From just after ice-out to the Spawn Period in late May or early June, crappies in the Bee Hive gather in groups of 5 to 10. They hover anywhere from just beneath the surface to a few feet above bottom over 10- to 20-foot points. The best points usually open into a large shallow bay. Sometimes, the spots aren’t even on points, but rather the best cover-laden shoreline slopes just outside a shallow bay.
Later in June and July, crappies do an about-face, pausing for a time at the mouths of spawning bays before filtering back out to main-lake areas. They often still hover in shallower zones early and late in the day, but the rest of the time suspend in schools over as much as 40 feet of water.
If the lake or reservoir you’re on has crappies over 14 inches, they frequently position at least a foot or two shallower than most of their neighbors. Even if you locate a pack hovering within an old submerged cottonwood, and most of the fish are 17 feet down, you often get the biggest fish in 12 to 15 feet. At this point, it depends on priorities. Work over the entire school if you’re out to selectively harvest a batch of 9- to 11-inchers, or you can move a swimbait through a slightly shallower zone and catch one or two alphas, before locating the next school.
On expansive natural lakes full of potential habitat, the plan—before and after crappies flock into shallow feeding or spawning zones—is to find fish within two casts of the deep weededge. When water temps remain under 70°F, crappies may still linger on flats or points near a shallow bay. As water warms in early summer, fish begin using expansive, cover-strewn flats in 15 to 30 feet of water, or they suspend a few casts from weededges.
Make long casts and determine the lure’s drop speed. Figure about one-foot per second with 6-pound line, using a 1/16-ounce jighead and 31⁄2-inch Jerky J Swim or Panic Minnow. I often begin by determining the maximum depth of sun penetration. Drop a big white grub or spinnerbait (or a 12-inch Secchi disk if you have one) into the water and when you can no longer see it, measure this depth to the surface and double it. You might be amazed by how often the depth of crappies is within a foot or two of this level, especially on sunny days. On cloudy days, fish may hold substantially shallower.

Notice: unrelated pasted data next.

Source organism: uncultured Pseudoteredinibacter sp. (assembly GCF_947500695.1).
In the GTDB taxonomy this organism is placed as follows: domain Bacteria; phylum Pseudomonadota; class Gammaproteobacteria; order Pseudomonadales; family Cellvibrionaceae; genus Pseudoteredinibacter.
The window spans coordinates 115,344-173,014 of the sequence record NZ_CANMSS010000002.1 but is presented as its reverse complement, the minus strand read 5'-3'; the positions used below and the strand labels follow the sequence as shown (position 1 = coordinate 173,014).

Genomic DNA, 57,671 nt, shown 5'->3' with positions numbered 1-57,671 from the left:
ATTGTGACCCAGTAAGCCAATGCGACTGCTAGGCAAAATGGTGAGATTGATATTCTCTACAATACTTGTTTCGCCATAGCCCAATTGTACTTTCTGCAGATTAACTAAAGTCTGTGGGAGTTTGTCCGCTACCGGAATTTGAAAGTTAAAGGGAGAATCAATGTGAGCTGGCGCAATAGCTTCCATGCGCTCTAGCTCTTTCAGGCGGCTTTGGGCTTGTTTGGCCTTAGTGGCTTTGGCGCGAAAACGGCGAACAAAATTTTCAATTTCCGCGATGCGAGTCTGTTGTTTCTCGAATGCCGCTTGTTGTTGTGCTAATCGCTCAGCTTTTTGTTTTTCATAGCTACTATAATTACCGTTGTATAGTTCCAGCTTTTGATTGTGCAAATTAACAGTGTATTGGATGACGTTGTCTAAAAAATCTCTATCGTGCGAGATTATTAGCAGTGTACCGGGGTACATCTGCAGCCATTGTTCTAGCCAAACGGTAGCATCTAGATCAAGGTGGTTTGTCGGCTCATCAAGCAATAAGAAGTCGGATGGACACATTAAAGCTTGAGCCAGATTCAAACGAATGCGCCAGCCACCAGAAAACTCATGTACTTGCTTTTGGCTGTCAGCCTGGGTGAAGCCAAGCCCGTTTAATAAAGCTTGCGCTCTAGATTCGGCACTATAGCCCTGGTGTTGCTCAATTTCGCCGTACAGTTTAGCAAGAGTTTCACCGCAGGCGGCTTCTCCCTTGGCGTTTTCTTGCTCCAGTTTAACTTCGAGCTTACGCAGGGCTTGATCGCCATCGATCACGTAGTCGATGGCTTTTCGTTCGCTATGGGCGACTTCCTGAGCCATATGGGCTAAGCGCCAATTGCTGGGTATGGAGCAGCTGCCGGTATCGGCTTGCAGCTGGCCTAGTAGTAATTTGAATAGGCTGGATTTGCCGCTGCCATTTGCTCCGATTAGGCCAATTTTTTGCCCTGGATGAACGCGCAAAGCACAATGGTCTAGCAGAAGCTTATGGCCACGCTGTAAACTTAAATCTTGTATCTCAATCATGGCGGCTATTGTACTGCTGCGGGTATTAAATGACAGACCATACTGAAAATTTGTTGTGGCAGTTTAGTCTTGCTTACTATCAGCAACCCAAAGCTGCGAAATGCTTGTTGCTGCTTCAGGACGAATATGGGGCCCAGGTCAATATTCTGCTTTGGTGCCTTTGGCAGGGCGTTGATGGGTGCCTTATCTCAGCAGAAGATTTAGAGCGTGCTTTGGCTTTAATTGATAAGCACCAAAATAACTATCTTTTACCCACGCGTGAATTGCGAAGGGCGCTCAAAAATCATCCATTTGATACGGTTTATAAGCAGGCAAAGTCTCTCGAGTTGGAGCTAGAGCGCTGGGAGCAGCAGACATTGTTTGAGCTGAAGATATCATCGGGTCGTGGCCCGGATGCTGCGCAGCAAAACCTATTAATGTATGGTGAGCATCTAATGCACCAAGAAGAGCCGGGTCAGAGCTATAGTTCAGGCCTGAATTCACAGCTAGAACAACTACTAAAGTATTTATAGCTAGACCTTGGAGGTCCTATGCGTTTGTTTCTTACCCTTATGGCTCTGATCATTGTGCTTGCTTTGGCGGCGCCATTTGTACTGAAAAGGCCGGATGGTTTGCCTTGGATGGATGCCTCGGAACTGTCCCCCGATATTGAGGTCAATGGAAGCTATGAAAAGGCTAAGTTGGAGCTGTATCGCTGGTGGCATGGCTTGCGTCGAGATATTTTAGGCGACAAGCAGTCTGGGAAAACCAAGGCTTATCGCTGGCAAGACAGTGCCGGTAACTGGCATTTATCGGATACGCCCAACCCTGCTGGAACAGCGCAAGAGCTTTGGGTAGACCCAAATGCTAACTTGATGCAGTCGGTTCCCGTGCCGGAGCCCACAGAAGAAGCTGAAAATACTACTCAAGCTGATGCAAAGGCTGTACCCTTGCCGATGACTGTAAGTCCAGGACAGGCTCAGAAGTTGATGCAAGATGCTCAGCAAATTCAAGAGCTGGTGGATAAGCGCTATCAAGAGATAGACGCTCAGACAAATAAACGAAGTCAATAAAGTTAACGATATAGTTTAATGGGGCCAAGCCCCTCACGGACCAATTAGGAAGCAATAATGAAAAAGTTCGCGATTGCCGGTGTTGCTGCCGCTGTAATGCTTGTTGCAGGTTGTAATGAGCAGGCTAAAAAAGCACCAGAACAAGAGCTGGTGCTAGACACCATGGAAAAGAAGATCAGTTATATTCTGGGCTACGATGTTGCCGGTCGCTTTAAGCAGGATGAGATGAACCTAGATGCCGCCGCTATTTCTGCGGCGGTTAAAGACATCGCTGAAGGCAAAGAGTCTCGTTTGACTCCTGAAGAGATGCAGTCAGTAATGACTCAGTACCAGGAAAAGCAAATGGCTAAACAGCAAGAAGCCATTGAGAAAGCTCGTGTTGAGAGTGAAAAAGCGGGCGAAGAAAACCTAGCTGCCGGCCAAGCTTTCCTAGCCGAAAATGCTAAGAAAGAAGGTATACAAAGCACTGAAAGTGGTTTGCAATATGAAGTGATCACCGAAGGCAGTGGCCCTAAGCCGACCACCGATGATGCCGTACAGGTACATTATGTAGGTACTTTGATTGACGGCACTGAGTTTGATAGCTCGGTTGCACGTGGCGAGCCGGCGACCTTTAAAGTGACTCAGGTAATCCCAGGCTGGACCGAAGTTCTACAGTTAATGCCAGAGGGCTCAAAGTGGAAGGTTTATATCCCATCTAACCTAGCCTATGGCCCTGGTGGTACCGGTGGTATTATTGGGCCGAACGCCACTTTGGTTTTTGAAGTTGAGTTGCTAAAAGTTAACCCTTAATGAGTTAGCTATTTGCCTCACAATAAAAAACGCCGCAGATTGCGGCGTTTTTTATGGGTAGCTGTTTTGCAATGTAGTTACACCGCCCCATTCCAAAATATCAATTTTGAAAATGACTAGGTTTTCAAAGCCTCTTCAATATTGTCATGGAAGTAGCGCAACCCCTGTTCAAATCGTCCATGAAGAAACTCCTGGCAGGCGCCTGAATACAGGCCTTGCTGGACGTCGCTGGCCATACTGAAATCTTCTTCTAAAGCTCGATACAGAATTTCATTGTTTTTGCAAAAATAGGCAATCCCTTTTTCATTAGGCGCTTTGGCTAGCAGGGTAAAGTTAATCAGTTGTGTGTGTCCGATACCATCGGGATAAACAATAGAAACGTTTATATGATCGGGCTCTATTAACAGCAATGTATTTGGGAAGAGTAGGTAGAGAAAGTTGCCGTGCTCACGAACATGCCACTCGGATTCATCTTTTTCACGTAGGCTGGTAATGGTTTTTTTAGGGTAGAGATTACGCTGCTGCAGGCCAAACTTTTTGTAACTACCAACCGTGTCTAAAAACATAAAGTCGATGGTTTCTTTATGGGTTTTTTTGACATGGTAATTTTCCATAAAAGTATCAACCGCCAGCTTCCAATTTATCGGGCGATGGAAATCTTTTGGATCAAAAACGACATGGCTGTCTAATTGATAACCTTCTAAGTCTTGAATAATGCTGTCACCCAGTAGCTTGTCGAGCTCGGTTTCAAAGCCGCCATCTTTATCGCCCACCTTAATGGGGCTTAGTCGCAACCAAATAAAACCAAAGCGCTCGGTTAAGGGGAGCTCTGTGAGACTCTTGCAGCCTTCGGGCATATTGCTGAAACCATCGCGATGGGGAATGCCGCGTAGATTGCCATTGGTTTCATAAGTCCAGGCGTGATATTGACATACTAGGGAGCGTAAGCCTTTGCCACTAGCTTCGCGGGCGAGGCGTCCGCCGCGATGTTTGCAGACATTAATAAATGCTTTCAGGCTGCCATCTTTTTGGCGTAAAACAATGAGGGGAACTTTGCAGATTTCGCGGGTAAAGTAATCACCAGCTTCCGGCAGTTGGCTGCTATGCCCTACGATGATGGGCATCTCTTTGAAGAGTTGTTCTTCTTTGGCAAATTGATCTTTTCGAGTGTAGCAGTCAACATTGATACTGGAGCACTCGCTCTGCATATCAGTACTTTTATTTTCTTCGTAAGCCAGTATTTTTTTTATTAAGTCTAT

If you suspect crappies are stationed in and above submerged vegetation, it’s typically only necessary to count the bait down 2 to 6 feet before beginning the retrieve. It doesn’t get much simpler than fishing a swimbait through open water. Rod tip pointed down, crank the reel handle slightly less than one revolution per second, doing 5 to 7 revolutions before giving a quick pause, letting the swimbait flutter for a two-count before commencing the retrieve. This move often triggers fish to bite.
If you’re working in and around visible cover, such as docks, timber, brush, or high-growing pondweed, it’s often effective to stop and kill the bait at select times. “Bumping the stump” isn’t usually effective with crappies. Nor are swimbaits the most effective lures when you’re spot-fishing specific dense cover objects, such as individual stumps or brushpiles.
When faced with sparser cover, such as scattered trees or pondweed on middepth flats or shoreline breaks, swimbaits often become superior fish-finding tools. You typically want to pause the bait at least once during the retrieve, especially as it approaches the end of a branch or at intersections of multiple limbs. Fluttering then becomes a critical maneuver—often the best thing you can do to trigger a big bite. For smaller fish, other baits, such as tubes or grubs often shine here. One option is to begin with a swimbait, tagging the available alphas, before switching to traditional approaches to tempt smaller fish from the same piece of cover.